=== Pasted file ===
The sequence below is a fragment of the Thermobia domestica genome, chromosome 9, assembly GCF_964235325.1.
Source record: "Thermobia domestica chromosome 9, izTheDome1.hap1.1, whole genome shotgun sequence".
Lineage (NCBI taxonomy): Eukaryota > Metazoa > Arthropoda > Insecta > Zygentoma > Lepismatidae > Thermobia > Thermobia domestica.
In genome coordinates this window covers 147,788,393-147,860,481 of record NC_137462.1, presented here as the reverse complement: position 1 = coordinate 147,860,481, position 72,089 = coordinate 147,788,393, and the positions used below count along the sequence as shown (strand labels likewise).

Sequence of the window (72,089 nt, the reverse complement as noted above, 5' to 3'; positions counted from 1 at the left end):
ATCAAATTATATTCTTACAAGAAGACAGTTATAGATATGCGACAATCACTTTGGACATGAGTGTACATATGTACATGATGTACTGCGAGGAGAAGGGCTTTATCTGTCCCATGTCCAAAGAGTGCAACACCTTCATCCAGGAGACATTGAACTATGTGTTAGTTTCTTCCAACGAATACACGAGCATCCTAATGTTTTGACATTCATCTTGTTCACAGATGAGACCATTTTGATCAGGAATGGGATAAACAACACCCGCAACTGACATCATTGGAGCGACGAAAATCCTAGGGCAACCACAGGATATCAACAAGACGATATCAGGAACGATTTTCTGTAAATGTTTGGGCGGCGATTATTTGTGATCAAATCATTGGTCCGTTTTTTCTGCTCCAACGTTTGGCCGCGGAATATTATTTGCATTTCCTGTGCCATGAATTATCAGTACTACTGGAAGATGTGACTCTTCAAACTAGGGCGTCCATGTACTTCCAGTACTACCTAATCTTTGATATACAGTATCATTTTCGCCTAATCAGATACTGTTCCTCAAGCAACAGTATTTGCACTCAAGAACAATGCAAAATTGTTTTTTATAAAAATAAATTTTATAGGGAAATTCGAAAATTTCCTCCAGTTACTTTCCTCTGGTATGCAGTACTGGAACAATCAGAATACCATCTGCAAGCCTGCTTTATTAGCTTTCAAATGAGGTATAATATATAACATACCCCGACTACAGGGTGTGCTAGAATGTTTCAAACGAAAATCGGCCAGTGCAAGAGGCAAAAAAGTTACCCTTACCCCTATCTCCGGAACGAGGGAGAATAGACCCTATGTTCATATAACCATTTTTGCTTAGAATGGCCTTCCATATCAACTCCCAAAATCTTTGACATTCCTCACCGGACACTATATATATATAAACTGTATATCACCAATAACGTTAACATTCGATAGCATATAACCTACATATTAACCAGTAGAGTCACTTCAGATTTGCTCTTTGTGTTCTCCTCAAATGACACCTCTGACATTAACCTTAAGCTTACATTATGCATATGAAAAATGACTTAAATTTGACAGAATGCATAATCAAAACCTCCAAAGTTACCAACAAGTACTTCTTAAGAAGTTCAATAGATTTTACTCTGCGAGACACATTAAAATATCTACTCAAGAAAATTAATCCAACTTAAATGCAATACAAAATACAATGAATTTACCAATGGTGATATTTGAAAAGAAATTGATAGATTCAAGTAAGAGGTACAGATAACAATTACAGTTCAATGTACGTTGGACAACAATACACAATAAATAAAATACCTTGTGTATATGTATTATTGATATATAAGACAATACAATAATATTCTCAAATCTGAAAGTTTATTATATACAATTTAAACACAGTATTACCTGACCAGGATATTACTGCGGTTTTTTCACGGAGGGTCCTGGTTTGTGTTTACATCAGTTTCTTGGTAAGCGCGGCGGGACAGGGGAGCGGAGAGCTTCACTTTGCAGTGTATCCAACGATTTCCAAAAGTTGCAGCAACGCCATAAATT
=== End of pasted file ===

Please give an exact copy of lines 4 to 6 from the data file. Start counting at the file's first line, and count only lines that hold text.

In genome coordinates this window covers 147,788,393-147,860,481 of record NC_137462.1, presented here as the reverse complement: position 1 = coordinate 147,860,481, position 72,089 = coordinate 147,788,393, and the positions used below count along the sequence as shown (strand labels likewise).

Sequence of the window (72,089 nt, the reverse complement as noted above, 5' to 3'; positions counted from 1 at the left end):
ATCAAATTATATTCTTACAAGAAGACAGTTATAGATATGCGACAATCACTTTGGACATGAGTGTACATATGTACATGATGTACTGCGAGGAGAAGGGCTTTATCTGTCCCATGTCCAAAGAGTGCAACACCTTCATCCAGGAGACATTGAACTATGTGTTAGTTTCTTCCAACGAATACACGAGCATCCTAATGTTTTGACATTCATCTTGTTCACAGATGAGACCATTTTGATCAGGAATGGGATAAACAACACCCGCAACTGACATCATTGGAGCGACGAAAATCCTAGGGCAACCACAGGATATCAACAAGACGATATCAGGAACGATTTTCTGTAAATGTTTGGGCGGCGATTATTTGTGATCAAATCATTGGTCCGTTTTTTCTGCTCCAACGTTTGGCCGCGGAATATTATTTGCATTTCCTGTGCCATGAATTATCAGTACTACTGGAAGATGTGACTCTTCAAACTAGGGCGTCCATGTACTTCCAGTACTACCTAATCTTTGATATACAGTATCATTTTCGCCTAATCAGATACTGTTCCTCAAGCAACAGTATTTGCACTCAAGAACAATGCAAAATTGTTTTTTATAAAAATAAATTTTATAGGGAAATTCGAAAATTTCCTCCAGTTACTTTCCTCTGGTATGCAGTACTGGAACAATCAGAATACCATCTGCAAGCCTGCTTTATTAGCTTTCAAATGAGGTATAATATATAACATACCCCGACTACAGGGTGTGCTAGAATGTTTCAAACGAAAATCGGCCAGTGCAAGAGGCAAAAAAGTTACCCTTACCCCTATCTCCGGAACGAGGGAGAATAGACCCTATGTTCATATAACCATTTTTGCTTAGAATGGCCTTCCATATCAACTCCCAAAATCTTTGACATTCCTCACCGGACACTATATATATATAAACTGTATATCACCAATAACGTTAACATTCGATAGCATATAACCTACATATTAACCAGTAGAGTCACTTCAGATTTGCTCTTTGTGTTCTCCTCAAATGACACCTCTGACATTAACCTTAAGCTTACATTATGCATATGAAAAATGACTTAAATTTGACAGAATGCATAATCAAAACCTCCAAAGTTACCAACAAGTACTTCTTAAGAAGTTCAATAGATTTTACTCTGCGAGACACATTAAAATATCTACTCAAGAAAATTAATCCAACTTAAATGCAATACAAAATACAATGAATTTACCAATGGTGATATTTGAAAAGAAATTGATAGATTCAAGTAAGAGGTACAGATAACAATTACAGTTCAATGTACGTTGGACAACAATACACAATAAATAAAATACCTTGTGTATATGTATTATTGATATATAAGACAATACAATAATATTCTCAAATCTGAAAGTTTATTATATACAATTTAAACACAGTATTACCTGACCAGGATATTACTGCGGTTTTTTCACGGAGGGTCCTGGTTTGTGTTTACATCAGTTTCTTGGTAAGCGCGGCGGGACAGGGGAGCGGAGAGCTTCACTTTGCAGTGTATCCAACGATTTCCAAAAGTTGCAGCAACGCCATAAATT